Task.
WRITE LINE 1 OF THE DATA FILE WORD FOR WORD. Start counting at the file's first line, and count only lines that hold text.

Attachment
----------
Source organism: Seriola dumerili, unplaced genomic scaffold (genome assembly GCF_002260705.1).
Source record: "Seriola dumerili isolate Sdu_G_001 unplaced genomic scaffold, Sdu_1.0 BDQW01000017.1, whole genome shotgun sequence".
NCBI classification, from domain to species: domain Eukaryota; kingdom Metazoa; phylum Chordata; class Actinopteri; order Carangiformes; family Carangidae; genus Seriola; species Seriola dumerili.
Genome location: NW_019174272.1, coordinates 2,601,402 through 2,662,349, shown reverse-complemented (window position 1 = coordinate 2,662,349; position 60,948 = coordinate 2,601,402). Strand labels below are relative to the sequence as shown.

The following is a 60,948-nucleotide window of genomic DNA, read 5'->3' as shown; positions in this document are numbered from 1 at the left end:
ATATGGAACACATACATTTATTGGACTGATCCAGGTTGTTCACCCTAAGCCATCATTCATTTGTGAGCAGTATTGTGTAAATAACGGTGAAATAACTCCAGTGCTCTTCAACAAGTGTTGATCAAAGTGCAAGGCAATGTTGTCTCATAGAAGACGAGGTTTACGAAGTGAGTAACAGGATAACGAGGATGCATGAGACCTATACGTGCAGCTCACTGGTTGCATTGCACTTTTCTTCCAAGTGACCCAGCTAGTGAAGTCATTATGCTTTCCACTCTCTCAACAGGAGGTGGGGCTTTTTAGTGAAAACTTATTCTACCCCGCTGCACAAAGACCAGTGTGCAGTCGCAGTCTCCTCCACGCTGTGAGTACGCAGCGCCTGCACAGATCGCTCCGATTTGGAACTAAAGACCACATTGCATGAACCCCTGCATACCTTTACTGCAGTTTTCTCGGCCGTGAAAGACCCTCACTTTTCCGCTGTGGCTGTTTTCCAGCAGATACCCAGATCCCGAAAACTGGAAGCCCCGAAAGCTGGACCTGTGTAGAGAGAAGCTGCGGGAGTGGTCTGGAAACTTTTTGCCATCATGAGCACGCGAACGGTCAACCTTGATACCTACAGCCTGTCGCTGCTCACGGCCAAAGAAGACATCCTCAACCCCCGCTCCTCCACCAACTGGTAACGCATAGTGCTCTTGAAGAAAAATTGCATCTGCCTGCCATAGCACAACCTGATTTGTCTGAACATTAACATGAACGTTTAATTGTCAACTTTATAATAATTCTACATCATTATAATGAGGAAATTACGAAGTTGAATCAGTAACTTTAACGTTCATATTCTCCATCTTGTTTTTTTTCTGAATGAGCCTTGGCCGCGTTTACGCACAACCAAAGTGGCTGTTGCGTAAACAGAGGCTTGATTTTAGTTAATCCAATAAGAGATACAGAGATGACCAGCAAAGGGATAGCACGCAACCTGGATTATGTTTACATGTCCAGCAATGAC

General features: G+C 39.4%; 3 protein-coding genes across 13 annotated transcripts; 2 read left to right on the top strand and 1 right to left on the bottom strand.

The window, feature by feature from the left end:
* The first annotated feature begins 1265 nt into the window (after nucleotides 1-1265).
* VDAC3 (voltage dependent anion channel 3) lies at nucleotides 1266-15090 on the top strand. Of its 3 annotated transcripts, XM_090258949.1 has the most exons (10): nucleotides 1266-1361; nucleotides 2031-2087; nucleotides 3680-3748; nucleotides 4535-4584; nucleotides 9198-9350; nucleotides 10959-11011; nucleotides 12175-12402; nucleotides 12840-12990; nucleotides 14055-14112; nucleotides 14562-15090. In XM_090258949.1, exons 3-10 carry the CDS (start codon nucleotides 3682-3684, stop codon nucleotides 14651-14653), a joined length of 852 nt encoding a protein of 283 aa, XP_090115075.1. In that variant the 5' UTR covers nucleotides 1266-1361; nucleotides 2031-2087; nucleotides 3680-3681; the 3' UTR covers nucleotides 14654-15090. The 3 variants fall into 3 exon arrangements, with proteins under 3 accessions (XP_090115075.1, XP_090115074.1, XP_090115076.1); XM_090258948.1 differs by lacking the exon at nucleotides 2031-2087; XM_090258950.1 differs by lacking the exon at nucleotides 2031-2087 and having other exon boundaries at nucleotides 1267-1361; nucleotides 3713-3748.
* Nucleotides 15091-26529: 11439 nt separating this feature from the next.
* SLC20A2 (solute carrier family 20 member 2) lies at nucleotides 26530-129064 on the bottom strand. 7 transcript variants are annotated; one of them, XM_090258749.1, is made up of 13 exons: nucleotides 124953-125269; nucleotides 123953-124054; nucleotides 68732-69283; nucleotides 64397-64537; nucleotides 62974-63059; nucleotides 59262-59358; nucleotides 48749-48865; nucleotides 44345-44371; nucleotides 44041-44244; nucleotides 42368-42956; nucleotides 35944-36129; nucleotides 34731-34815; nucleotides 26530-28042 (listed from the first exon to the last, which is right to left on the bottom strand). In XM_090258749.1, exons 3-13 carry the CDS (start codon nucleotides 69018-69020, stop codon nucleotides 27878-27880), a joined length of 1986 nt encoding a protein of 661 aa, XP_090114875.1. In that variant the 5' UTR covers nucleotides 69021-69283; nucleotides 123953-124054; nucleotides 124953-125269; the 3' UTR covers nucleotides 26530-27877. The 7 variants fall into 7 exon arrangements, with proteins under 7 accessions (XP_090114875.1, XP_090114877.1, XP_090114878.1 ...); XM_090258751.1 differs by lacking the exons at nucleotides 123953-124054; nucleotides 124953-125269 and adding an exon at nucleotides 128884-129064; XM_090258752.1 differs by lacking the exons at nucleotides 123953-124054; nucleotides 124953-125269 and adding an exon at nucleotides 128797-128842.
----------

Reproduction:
Source organism: Seriola dumerili, unplaced genomic scaffold (genome assembly GCF_002260705.1).